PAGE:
On the vexed question of disestablishment he argues that Keble did not reject the idea of an established church but sought to redefine what had become an unsatisfactory state of affairs in which the state claimed superiority over the Church. Chapman takes a different view and argues that Keble’s sermon, initially rather indifferently received, was in effect a revolutionary clarion call which opened the debate about disestablishment, flowing from his assertion that the Church owned an independent source of sovereignty superior to that of the state. These are real and impressive scholarly contributions from a relatively new generation of historians.

The real and irritating disadvantage of this book is that all the references to works cited or quoted are incorporated into the text in brackets rather than being confined to footnotes. Given that each chapter concludes with a few footnotes and a list of works cited, it should not have been beyond the wit of the publisher to avoid this distracting barbarity in what is otherwise a beautifully presented and printed book.


William Davage is the Librarian

of Pusey House

His Dark Materials

Philip Pullman

Scholastic, 1300pp in all, pbks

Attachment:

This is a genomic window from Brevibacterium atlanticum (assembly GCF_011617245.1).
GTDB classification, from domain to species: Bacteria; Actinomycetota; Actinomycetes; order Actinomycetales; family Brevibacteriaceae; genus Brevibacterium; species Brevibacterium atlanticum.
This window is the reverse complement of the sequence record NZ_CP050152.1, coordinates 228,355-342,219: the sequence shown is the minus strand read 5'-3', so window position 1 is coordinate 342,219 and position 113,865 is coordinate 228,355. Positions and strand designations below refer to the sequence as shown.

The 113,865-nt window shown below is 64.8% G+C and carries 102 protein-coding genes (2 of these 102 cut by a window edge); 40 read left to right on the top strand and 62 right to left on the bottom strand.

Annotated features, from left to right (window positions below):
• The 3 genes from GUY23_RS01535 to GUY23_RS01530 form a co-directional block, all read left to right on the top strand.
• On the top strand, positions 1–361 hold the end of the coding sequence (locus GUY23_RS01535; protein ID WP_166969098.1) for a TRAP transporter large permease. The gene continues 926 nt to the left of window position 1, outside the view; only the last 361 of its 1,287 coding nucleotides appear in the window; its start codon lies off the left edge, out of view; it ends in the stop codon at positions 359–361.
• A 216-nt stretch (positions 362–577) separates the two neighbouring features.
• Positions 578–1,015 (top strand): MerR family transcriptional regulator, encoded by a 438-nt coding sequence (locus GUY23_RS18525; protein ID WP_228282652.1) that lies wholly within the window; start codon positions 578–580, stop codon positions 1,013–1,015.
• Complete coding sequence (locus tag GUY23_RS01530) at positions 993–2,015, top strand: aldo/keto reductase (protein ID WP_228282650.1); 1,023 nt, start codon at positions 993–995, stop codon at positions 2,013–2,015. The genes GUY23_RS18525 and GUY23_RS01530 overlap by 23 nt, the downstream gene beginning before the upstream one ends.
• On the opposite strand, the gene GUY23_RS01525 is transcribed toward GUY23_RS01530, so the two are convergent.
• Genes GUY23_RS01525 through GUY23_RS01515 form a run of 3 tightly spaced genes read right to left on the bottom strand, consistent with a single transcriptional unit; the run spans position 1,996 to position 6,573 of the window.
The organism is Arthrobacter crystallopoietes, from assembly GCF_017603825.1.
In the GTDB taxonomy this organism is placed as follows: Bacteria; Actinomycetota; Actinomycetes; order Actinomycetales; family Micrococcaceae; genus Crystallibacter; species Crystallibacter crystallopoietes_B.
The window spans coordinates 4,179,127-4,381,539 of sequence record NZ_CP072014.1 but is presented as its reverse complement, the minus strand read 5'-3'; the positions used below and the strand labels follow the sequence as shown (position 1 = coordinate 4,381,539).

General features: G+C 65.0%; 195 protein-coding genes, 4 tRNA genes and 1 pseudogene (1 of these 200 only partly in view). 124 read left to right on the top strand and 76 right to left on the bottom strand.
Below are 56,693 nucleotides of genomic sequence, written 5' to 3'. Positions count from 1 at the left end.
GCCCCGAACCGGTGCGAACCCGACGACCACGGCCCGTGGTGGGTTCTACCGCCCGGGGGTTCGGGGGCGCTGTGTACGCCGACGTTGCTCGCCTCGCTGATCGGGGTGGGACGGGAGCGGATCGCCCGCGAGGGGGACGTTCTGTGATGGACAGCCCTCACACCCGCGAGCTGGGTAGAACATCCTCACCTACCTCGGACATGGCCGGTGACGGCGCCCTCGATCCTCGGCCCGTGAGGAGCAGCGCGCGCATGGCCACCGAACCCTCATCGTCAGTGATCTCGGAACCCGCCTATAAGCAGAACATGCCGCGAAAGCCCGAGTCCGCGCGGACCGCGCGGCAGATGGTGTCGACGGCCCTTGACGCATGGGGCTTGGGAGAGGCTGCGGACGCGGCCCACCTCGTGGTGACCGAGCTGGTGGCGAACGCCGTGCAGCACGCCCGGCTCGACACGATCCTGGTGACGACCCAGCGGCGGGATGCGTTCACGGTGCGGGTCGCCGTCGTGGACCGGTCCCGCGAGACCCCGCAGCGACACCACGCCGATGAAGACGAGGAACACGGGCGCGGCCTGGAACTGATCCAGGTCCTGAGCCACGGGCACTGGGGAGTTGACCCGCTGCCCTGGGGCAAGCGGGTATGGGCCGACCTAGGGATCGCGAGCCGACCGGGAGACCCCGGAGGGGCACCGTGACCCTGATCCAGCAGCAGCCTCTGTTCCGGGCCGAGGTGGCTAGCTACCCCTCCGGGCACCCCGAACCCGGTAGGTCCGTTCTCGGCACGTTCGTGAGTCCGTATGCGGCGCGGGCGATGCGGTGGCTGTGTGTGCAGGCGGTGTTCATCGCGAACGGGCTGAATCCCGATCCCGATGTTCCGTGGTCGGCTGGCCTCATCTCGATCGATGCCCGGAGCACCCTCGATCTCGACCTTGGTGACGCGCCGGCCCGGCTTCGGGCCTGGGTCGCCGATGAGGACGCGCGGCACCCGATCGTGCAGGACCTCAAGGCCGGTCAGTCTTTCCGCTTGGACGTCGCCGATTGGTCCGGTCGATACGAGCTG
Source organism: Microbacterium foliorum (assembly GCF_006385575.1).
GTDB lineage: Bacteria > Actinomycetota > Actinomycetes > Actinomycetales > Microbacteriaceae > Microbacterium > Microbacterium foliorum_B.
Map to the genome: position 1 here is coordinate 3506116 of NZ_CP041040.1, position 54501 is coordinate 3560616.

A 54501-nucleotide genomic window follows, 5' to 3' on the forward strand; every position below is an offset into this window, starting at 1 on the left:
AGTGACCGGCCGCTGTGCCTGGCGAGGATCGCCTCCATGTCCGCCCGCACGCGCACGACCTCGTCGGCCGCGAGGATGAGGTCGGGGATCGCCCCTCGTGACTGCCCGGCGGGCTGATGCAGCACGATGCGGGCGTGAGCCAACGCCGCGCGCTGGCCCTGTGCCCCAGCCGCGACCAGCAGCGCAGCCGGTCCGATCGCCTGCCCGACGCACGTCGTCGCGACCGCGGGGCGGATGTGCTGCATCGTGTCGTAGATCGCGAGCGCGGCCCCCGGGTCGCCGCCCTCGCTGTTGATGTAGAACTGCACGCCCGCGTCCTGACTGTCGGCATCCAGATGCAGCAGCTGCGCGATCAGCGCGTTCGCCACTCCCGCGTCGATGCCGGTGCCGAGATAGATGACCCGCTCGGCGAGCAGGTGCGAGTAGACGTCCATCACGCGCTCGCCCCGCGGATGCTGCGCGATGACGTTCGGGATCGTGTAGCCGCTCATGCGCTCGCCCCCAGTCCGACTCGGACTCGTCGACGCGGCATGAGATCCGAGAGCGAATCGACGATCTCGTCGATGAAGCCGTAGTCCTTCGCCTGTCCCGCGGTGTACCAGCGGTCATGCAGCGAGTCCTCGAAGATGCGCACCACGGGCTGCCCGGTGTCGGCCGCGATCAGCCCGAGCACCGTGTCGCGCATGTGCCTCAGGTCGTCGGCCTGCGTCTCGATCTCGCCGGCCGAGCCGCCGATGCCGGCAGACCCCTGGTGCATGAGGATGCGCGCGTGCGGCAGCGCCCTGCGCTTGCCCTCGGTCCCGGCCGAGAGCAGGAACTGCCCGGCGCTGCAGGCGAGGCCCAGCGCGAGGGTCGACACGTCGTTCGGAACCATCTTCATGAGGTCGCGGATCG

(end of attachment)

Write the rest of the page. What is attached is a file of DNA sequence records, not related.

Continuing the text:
0 590 66054 3etc, [£21 the set]

Philip Pullman claims he is just a story teller, no more than that; but as such he is in a league with the greats, especially the writers of children’s stories such as C S Lewis and J R R Tolkein. Like them, he tells tales children can enjoy but with many other layers – theological, philosophical, scientific – that can be an intriguing joy for adults to unravel.

But unlike Lewis and Tolkein he is an atheist with a deep and abiding hatred for religion in general and the Church in particular. His trilogy, His Dark Materials, which must be read as one rather than as three separate and unconnected books, traces the journey of a young girl, Lyra, destined for a unique purpose in the world. Or rather in an infinite number of parallel worlds, all dominated by the evil and all-powerful Authority, which is the Church.

There is a strong parallel here with C S Lewis’s, That Hideous Strength, in which a little group of unassuming and powerless people overcome Lewis’s equivalent of the Authority. In Pullman, Lyra and her eventual companion Will are able to take the action that destroys the evil and absolute power of the Authority, and with that destruction the god dies together with the kingdom of heaven, to be replaced by a republic of heaven with no god and no religion.